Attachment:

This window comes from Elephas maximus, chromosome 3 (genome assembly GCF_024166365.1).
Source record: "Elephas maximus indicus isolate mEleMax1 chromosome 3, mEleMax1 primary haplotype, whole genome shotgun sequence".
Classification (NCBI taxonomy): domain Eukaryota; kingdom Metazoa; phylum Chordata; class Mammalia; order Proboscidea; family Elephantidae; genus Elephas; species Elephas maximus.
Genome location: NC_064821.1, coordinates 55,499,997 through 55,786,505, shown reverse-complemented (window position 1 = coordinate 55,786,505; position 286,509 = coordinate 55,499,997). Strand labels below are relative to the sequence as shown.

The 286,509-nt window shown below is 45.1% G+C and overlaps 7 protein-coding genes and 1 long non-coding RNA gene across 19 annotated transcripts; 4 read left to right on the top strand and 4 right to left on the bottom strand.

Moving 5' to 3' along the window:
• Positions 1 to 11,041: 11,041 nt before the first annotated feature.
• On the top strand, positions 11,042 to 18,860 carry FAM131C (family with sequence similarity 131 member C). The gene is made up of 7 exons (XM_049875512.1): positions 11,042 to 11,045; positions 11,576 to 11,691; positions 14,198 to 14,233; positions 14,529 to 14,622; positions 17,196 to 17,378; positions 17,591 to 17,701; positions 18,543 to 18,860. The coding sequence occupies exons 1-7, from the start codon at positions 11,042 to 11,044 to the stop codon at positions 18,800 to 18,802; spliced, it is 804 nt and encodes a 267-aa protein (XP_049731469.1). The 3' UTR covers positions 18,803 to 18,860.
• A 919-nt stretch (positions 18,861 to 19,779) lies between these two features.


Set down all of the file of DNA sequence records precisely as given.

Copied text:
This window comes from Elephas maximus, chromosome 3 (genome assembly GCF_024166365.1).
Source record: "Elephas maximus indicus isolate mEleMax1 chromosome 3, mEleMax1 primary haplotype, whole genome shotgun sequence".
Classification (NCBI taxonomy): domain Eukaryota; kingdom Metazoa; phylum Chordata; class Mammalia; order Proboscidea; family Elephantidae; genus Elephas; species Elephas maximus.
Genome location: NC_064821.1, coordinates 55,499,997 through 55,786,505, shown reverse-complemented (window position 1 = coordinate 55,786,505; position 286,509 = coordinate 55,499,997). Strand labels below are relative to the sequence as shown.

The 286,509-nt window shown below is 45.1% G+C and overlaps 7 protein-coding genes and 1 long non-coding RNA gene across 19 annotated transcripts; 4 read left to right on the top strand and 4 right to left on the bottom strand.

Moving 5' to 3' along the window:
• Positions 1 to 11,041: 11,041 nt before the first annotated feature.
• On the top strand, positions 11,042 to 18,860 carry FAM131C (family with sequence similarity 131 member C). The gene is made up of 7 exons (XM_049875512.1): positions 11,042 to 11,045; positions 11,576 to 11,691; positions 14,198 to 14,233; positions 14,529 to 14,622; positions 17,196 to 17,378; positions 17,591 to 17,701; positions 18,543 to 18,860. The coding sequence occupies exons 1-7, from the start codon at positions 11,042 to 11,044 to the stop codon at positions 18,800 to 18,802; spliced, it is 804 nt and encodes a 267-aa protein (XP_049731469.1). The 3' UTR covers positions 18,803 to 18,860.
• A 919-nt stretch (positions 18,861 to 19,779) lies between these two features.